In the last year, forever famous for the pandemic, we’ve learned a great deal about the immune system. The immune system is the body’s natural defense against outside invaders. It’s a complex network of cells, organs and molecules that fight against things like viruses and bacteria, even pollen.

It’s a powerful protection, and we couldn’t survive without it. It can, however, turn against us in what’s called an autoimmune disease (auto meaning “self” so immune to self).

Part of the normal process of protection is a targeted defense that identifies the invader and makes unique proteins (antibodies) to mark the invader for attack. There are special white blood cells called B cells that produce the antibodies and T cells, which coordinate and carry out the attack. Most important are T cells that signal stopping the attack.

In autoimmune diseases, the immune system mistakenly begins attacking healthy cells and tissues and fails to shut off the attack. Autoimmune diseases are rare in children, but they do occur and can be difficult to diagnose and to treat. More than 80 autoimmune diseases have been diagnosed and can affect almost any part of the body, skin, muscle and joints, intestines and even the brain.

In general, autoimmune diseases often fall into one of two groups: Organ-specific disorders, which focus on one organ or specific type of tissue such as Addison’s disease (adrenal glands), Crohn’s or celiac disease (intestines), multiple sclerosis (CNS), type 1 diabetes (pancreas); non-organ-specific disorders such as lupus (joints, skin, liver, kidneys, heart, brain); or scleroderma (skin, joints, intestines, lungs).

Researchers have found certain risk factors for autoimmune disease.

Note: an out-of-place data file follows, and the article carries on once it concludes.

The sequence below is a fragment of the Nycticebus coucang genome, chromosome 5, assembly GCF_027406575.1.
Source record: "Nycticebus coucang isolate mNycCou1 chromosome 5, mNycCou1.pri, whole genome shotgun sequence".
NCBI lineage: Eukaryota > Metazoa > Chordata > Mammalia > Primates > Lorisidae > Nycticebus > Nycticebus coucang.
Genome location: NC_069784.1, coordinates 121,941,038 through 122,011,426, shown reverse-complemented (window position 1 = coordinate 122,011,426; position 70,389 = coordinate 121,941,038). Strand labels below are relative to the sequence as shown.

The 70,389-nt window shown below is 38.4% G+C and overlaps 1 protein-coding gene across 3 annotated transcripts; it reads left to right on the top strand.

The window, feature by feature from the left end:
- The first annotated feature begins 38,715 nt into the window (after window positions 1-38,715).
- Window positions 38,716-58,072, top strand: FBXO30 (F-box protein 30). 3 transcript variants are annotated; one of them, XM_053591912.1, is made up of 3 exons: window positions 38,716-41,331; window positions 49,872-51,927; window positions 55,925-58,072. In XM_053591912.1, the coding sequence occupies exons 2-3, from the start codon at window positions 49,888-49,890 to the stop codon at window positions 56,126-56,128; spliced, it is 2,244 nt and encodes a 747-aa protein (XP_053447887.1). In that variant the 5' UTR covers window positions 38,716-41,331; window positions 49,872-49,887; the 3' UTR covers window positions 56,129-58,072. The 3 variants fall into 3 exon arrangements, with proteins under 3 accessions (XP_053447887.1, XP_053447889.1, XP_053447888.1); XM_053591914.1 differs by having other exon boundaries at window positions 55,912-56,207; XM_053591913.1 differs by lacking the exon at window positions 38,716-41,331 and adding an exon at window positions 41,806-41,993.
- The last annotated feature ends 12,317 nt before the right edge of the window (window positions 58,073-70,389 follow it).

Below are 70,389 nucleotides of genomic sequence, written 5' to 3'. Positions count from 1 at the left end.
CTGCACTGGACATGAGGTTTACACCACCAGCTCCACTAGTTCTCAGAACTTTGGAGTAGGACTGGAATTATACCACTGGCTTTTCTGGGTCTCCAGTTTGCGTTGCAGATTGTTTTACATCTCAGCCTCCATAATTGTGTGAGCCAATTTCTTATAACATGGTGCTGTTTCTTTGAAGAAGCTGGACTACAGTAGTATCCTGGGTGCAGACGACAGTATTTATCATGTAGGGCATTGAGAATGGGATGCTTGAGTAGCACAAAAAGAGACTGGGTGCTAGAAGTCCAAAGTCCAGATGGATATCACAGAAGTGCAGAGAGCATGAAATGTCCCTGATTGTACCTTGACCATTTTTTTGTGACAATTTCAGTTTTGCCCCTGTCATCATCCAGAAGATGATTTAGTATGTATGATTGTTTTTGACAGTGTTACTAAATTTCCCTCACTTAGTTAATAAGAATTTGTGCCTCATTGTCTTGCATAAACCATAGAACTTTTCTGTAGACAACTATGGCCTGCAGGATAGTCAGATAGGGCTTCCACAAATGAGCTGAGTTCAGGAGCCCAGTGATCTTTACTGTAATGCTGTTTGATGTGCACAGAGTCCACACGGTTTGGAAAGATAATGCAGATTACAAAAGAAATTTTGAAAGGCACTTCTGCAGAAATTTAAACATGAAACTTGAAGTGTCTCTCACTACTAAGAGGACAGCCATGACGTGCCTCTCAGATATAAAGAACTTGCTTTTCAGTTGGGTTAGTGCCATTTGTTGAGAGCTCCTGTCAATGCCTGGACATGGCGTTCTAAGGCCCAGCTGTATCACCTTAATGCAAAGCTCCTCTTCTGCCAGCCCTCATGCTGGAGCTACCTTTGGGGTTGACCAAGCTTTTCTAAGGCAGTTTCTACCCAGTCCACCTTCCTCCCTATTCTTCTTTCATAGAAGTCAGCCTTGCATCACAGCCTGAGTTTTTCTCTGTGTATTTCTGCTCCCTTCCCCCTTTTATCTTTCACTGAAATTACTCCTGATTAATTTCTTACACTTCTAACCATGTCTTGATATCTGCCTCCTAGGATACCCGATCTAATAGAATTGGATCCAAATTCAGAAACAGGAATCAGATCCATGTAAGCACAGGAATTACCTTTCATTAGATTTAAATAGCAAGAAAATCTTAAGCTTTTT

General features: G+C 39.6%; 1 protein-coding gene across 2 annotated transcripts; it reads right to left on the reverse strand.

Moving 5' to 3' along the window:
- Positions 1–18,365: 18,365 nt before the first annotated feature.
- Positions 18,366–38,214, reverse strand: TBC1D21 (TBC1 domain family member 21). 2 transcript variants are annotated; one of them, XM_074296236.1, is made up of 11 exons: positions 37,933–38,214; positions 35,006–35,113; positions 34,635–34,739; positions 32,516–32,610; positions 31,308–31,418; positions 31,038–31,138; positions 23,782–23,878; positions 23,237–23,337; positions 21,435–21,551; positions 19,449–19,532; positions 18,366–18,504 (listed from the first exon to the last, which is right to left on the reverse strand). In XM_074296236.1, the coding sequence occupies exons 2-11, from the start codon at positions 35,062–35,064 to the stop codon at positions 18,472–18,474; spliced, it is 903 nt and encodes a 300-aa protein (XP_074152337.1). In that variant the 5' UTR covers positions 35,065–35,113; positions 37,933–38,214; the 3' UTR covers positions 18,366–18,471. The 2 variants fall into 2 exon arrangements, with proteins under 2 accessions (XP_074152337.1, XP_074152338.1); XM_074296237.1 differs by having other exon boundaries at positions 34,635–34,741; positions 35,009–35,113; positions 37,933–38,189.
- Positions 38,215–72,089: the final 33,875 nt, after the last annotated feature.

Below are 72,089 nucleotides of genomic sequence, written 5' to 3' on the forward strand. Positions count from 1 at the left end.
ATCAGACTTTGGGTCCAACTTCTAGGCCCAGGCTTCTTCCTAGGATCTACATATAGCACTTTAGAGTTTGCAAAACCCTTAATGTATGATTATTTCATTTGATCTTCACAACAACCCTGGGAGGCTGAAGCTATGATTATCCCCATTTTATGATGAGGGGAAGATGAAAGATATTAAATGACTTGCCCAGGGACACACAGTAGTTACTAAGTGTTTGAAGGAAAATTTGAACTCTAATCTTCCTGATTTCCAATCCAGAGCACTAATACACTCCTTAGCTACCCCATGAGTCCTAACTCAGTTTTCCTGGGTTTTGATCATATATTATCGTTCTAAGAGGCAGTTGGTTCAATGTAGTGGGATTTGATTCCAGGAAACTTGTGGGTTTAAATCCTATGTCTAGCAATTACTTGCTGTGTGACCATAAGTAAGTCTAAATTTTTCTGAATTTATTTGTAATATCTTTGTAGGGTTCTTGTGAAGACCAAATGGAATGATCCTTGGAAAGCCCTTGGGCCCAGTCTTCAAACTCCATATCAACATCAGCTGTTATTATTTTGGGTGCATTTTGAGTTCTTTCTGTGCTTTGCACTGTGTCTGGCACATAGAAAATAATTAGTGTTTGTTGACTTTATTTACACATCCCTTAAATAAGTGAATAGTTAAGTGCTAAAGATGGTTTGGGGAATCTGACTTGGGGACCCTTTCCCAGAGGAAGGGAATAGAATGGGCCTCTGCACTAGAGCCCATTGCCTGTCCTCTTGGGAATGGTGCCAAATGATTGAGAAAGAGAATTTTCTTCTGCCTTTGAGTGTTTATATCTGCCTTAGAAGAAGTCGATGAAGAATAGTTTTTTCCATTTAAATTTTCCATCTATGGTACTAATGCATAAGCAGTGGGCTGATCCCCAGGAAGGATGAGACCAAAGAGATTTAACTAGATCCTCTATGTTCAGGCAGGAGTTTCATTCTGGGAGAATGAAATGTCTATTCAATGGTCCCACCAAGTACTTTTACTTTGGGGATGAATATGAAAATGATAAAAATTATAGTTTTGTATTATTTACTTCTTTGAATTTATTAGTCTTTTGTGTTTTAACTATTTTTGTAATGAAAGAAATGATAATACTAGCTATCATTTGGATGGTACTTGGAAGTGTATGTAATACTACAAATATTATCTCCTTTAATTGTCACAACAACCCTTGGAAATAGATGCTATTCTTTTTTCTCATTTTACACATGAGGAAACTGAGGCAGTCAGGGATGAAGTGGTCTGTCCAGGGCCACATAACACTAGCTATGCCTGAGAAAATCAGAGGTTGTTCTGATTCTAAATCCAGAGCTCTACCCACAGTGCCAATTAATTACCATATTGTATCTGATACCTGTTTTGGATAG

• Vaccinations are not a risk.

• Girls are almost three times more likely than boys to have an autoimmune disease.

• Most autoimmune diseases affect younger and middle-age people, and some are specific to childhood such as juvenile idiopathic arthritis.

• A family history of autoimmune disease puts a child at higher risk.

• African-American children are more likely to develop lupus and scleroderma, while Caucasian children are more likely to develop multiple sclerosis.

As autoimmune diseases can affect almost any part of the body, their symptoms are varied and related to the organs being attacked. Symptoms can range from fatigue and mild rashes to serious side effects like seizures. These symptoms can come and go and are non-specific.

Treatments depend on which part of the body is involved and is usually either replacement therapy and/or anti-inflammatory therapy. As information is determined about exactly which part of the body the immune system is attacking, specific treatments are used.

In celiac disease, the body’s immune system mounts an attack against the “invasion” of gluten, the reaction damages the villi (slight hair-like projections that line the small intestines). This damage prevents the villi of their function of absorbing vitamins, minerals and other nutrients, causing chronic inflammation and malabsorption. This results in poor growth and malnutrition. By avoiding gluten, the villi are spared, and symptoms are gone.

Sally Robinson is a clinical professor of pediatrics at UTMB Children’s Hospital. This column isn’t intended to replace the advice of your child’s physician.

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